How To Configure Firewall with UFW on Ubuntu 20.04 LTS

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How do I set up and configure firewall with UFW on Ubuntu 20.04 LTS server?

UFW is an acronym for an uncomplicated firewall. Securing a network with an uncomplicated firewall is super easy and highly recommended. This page explains how to set up and secure your Ubuntu 20.04 LTS server with ufw.

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Step 1 – Set Up default UFW policies

To view status of ufw, type:
sudo ufw status
Sample outputs:

Status: inactive

The default policy firewall works out great for both the servers and desktop. It is always a good policy to closes all ports on the server and open only required ports one by one. Let us block all incoming connection and only allow outgoing connections from the Ubuntu 20.04 LTS box:
sudo ufw default allow outgoing
sudo ufw default deny incoming

Step 2 – Open SSH TCP port 22 connections

The next logical step is to allow incoming SSH ports. We can easily open SSH TCP port 22 using UFW as follows:
sudo ufw allow ssh
If you are running ssh on TCP port 2222, enter:
sudo ufw allow 2222/tcp
Some sysadmins have a static IP address (such as 202.54.2.5) at home or office location. In that case, only allow ssh access from the static IP address such as 202.54.2.5 to Ubuntu server IP address 172.24.13.45:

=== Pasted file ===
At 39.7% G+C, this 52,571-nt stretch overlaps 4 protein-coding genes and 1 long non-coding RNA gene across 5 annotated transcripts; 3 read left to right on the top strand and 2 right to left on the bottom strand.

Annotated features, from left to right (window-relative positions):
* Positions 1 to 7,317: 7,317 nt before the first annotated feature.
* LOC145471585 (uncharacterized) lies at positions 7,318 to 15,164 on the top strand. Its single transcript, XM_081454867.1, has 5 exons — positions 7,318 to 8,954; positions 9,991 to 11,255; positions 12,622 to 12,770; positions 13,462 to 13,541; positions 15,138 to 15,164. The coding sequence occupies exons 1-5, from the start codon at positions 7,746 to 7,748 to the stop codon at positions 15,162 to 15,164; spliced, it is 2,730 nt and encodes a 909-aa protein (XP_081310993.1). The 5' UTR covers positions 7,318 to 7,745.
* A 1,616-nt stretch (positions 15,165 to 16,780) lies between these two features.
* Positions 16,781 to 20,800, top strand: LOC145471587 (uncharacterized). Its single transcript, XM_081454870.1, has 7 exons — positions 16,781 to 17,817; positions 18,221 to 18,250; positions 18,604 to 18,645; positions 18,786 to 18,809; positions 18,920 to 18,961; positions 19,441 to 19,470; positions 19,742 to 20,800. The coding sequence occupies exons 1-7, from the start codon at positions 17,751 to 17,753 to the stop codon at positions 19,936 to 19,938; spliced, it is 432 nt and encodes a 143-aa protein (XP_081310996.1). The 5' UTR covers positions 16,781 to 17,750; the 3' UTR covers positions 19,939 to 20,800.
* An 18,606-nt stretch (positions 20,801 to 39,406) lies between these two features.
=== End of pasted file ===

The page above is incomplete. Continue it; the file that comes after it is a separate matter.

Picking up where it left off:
sudo ufw allow proto tcp from 202.54.2.5 to 172.24.13.45 port 22

Step 3 – Turn on firewall

Now we got basic configuration enabled. In other words, the firewall will drop all incoming traffic except for ssh TCP port 22. Let us true it on the UFW, enter:
sudo ufw enable
Ubuntu Configure Firewall with UFW
Remember, once UFW enabled, it runs across system reboots too. We can verify that easily as follows using the systemctl command:
sudo systemctl status ufw.service
How to Configure Firewall with UFW on Ubuntu 20.04

Want to disable the UFW based firewall? Try

If you need to stop the firewall and disable on system startup, eenter:
sudo ufw disable
Sample outputs:

Firewall stopped and disabled on system startup

Step 4 – Open specific incoming connections/ports

Let us add more rules. Say you want to open ports and allow IP address with ufw. The syntax is as follows to open TCP port 80 and 443:
sudo ufw allow 80/tcp comment 'accept Apache'
sudo ufw allow 443/tcp comment 'accept HTTPS connections'